Hungary’s government has stopped providing food to adult asylum-seekers who have been denied but have appealed their cases, prompting outcry from human rights groups and intervention from the European Court of Human Rights.
Authorities have not only refused to provide food to those asylum-seekers, but also denied them permission to buy their own food and blocked attempts by outside groups to donate food, according to the Hungarian Helsinki Committee, a human rights watchdog group based in Hungary that has provided legal assistance to the asylum-seekers.
András Léderer, information and advocacy officer for the HHC’s refugee program, tells NPR that the policy appears to be designed to “force people to abandon their asylum applications.”
The European Court of Human Rights has stepped in repeatedly to order Hungary to provide food to the asylum seekers — one case at a time.
“Basically, you have to go to court in order to get a slice of bread,” Lydia Gall, a Budapest-based researcher for Human Rights Watch, tells NPR. “It’s completely absurd and inhuman.”
“This latest antic of depriving people of food is just the latest in a row of various measures that the government has taken to [persuade] people to leave,” she says.
Hungary’s immigration service did not respond to an email from NPR requesting comment. The office told Hungarian media earlier this week that it is not explicitly obligated to feed asylum seekers whose claims are rejected, Human Rights Watch says.
“Stop Soros” package prompts crackdown
Since 2015, migrants have been attempting to cross into Hungary, which is a member of the European Union, from neighboring Serbia. Hungary considers Serbia a “safe third country” where refugees should remain; the United Nations disagrees.
Hungary lets very few of those would-be refugees even apply for asylum. Once they apply, their chances of being approved are understood to be low. The government is not releasing current statistics, Léderer says, but a few years ago, Syrian asylum seekers had a 10 percent chance of being recognized as a refugee.
All migrants seeking asylum are confined to “transit zones,” or camps along the border, while their cases are pending. That process that can continue indefinitely. The European Commission has found that the practice is “incompatible with EU law.”
Hungary’s current government is extremely anti-immigration — Prime Minister Viktor Orbán has called refugees “Muslim invaders” — and earlier this summer, it passed a group of laws called the “Stop Soros” package that further intensified anti-immigration policies. (George Soros has funded liberal, progressive and pro-democracy causes in Eastern Europe, much to the ire of Hungary’s current leadership.)
One of the laws prohibited nonprofit organizations from providing aid to undocumented immigrants. Another measure altered various elements of Hungary’s immigration and asylum laws.
One of those changes led to the denial of food to asylum-seekers. The rule change — which went into effect in early July — specifies that when an asylum claim is rejected, a would-be refugee in a transit zone is subject to “alien policing procedures,” even if they’ve appealed their cases.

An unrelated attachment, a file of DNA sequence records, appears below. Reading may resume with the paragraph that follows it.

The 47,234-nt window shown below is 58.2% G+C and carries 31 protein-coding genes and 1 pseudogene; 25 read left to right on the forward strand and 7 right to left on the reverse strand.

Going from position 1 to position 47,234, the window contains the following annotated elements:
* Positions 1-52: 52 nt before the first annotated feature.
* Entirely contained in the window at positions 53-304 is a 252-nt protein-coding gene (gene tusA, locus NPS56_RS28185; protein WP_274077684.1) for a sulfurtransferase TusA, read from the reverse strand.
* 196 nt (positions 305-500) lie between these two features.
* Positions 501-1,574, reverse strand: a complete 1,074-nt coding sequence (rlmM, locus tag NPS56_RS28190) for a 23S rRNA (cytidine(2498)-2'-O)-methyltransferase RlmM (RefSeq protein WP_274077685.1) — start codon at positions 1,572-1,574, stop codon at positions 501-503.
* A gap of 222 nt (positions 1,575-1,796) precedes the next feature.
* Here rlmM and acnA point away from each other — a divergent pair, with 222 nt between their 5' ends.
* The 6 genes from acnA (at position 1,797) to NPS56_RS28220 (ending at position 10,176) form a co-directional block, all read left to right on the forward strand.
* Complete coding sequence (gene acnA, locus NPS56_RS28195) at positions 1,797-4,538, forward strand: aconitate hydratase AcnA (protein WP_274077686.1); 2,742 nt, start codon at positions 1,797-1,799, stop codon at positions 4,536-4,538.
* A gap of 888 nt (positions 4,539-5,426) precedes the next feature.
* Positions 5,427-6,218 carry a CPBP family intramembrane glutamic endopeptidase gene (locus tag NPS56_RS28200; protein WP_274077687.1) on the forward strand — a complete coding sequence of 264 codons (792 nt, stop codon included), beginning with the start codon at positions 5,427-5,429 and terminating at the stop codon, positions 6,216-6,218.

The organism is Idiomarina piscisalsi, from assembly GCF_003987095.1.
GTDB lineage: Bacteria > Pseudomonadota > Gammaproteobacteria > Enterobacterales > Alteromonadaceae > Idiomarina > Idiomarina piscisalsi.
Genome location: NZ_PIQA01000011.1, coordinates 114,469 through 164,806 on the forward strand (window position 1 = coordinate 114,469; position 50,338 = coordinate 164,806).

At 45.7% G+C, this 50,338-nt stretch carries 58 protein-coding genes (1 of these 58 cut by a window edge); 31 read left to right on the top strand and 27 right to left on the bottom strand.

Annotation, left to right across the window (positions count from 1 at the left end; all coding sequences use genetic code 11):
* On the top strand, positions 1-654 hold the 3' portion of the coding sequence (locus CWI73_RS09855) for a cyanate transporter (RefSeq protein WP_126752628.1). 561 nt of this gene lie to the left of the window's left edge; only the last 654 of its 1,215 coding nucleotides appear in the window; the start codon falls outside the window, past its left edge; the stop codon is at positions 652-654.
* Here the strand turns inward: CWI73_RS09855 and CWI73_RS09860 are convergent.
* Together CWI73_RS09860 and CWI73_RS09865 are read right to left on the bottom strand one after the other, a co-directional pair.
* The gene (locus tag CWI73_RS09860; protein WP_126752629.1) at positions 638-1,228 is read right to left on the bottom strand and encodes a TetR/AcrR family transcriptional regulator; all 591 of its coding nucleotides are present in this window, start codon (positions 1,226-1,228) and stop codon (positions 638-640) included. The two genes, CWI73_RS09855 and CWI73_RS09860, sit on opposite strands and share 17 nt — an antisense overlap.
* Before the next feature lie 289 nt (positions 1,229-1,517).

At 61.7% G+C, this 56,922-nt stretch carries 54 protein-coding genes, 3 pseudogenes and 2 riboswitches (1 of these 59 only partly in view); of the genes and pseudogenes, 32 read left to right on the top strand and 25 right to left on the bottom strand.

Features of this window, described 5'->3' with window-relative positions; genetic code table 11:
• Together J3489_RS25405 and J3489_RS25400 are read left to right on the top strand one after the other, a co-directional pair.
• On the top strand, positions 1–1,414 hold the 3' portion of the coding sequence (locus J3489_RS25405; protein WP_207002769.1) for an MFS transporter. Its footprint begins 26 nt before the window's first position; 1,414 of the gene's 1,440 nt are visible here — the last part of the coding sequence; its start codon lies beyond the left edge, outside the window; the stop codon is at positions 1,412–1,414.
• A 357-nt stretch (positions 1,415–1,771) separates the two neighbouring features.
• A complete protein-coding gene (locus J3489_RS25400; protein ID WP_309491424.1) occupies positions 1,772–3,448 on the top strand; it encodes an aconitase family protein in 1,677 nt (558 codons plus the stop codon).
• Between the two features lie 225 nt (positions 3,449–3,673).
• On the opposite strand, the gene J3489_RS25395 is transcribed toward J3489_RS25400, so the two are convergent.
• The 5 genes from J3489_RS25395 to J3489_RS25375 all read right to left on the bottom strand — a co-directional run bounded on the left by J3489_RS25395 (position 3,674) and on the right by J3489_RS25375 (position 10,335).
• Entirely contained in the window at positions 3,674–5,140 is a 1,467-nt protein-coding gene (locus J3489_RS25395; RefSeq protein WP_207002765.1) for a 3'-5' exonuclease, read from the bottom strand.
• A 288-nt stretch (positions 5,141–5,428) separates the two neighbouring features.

And under “alien policing procedures,” the government maintains, it has no obligation to feed adults.
Since then, eight asylum-seekers have been rejected and appealed their cases, Léderer says. While they waited for the results of their appeal, Hungarian authorities stopped providing them with food.
Court orders that asylum-seekers be fed, one case at a time
The European Court of Human Rights confirms that it has stepped in with “interim measures” in four cases this month. Another case is currently pending before the court, the Hungarian Helsinki Committee says.
Until the court steps in, that asylum-seeker in question — a young woman from Afghanistan — is not being fed, the organization says.
Children and breastfeeding mothers have been provided food, the HHC says, but they were prohibited from sharing it with family members.
“Imagine a place literally in the middle of nowhere, located next to the border fence at the Serbian-Hungarian border,” Léderer says. “These zones are made up of metal shipping containers … where all the asylum seekers are detained until there is a final decision on their asylum application.
“The transit zone is encircled with high fences and barbed wires, and within the transit zone there are also smaller sectors divided by further fences and barbed wires,” he says. “People are confined to these small sectors.”
Some of the asylum-seekers who have been denied food have had cash on them and have asked permission to buy food, “but there is no option for them,” Léderer says.
According to Hungarian media outlets, a pastor named Gábor Iványi, who runs a prominent charity, collected food for refugees and attempted to deliver it to the transit zone. He was turned away by authorities, Léderer confirmed. Iványi has been a vocal critic of the Hungarian government.
Gall and Léderer both say the policy seems designed to pressure asylum-seekers to turn away of their own accord.
“A person who’s been deprived of food for two or three days [will] start looking around for options to get that food,” says Gall, the Human Rights Watch researcher. “And the only way that they can do that at the moment is to abandon their claims and walk out the door back into Serbia. But then, legally speaking, they will abandon their asylum claim.”
If they want to file another claim, she says, they have to get at the back of the line to enter one of Hungary’s transit zones — and the wait is more than 18 months.